But what does a holistic doctor have to say about multivitamin use in children? We’ll feature a YouTube video answering that question in the next section of this article, before analyzing the ingredients in Hiya Vitamins.

Holistic Doctor on Children’s Vitamins

An MD and YouTube creator named Ana-Maria Temple has a video on whether or not multivitamins are bad for kids that has over 17,000 views:

Hiya Ingredient Analysis

Hiya Vitamins Fruit & Veggie Blend ingredients

Most of our analysis of multivitamin ingredients will focus on other active ingredients and inactive ingredients, because as cited in the first section of this article, the optimal dose and balance of vitamins and minerals will vary so much child-to-child that it’s challenging to compare multivitamin brands on active ingredients.

The Fruit and Vegetable Blend in Hiya Kids Daily Multivitamin are shown above.

We want to call the reader’s attention to this section due to the incredibly low dose. There are 12 ingredients in this blend, with a total dose of 25 milligrams (mg), or 2 mg per ingredient.

One dried apple ring provides a dose of 6,400 mg according to the USDA, meaning one single dried apple ring provides 3,200x the dose of the apple in Hiya Vitamins.

We have not come across any clinical evidence that fruits and vegetables at such minuscule doses provide any health benefits, nor does the brand cite any.

The inactive ingredients in Hiya’s multivitamin are shown below:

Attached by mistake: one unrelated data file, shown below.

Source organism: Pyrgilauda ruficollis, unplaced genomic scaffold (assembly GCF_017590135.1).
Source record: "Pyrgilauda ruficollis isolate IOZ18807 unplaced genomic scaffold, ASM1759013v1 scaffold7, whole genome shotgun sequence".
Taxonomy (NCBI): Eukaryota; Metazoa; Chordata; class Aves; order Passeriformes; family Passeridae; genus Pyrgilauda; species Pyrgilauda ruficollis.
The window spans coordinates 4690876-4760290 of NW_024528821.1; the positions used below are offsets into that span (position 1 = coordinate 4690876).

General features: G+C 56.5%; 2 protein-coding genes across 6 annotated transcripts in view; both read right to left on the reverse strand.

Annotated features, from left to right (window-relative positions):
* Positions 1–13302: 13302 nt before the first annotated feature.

Hiya Vitamins inactive ingredients

This is where the brand really stands out compared to the competition, because there is only one additive ingredient we consider questionable from a health perspective.

As we discussed in our review of First Day Vitamins, flavoring additives may be unhealthy based on some clinical trial data.

Especially in a product marketed to children, we would prefer the brand to use whole fruits for flavoring instead of “natural flavors.”

Overall, we don’t recommend Hiya Vitamins due to the inclusion of natural flavors, but we do find this brand to be effectively formulated and to be the best children’s multivitamin we’ve reviewed to date on Illuminate Health (as we’ll explain further in the next section).

Hiya vs. the Competition

Flintstones Gummy Vitamins ingredients

The ingredients in Flintstones Gummy Vitamins are shown above.

This is one of the most popular multivitamins for children, and is marketed as “Pediatricians’ #1 Choice.”

Glucose syrup and sugar are two refined, caloric sweeteners, and a 2019 medical review found that “children are at a high risk of sugar overconsumption” and that intake of added sugars in excess is associated with increased risk of cardiovascular disease and obesity.

Citric acid is clinically shown to cause whole-body inflammation in some individuals, as we documented in our Olly Vitamins reviews article.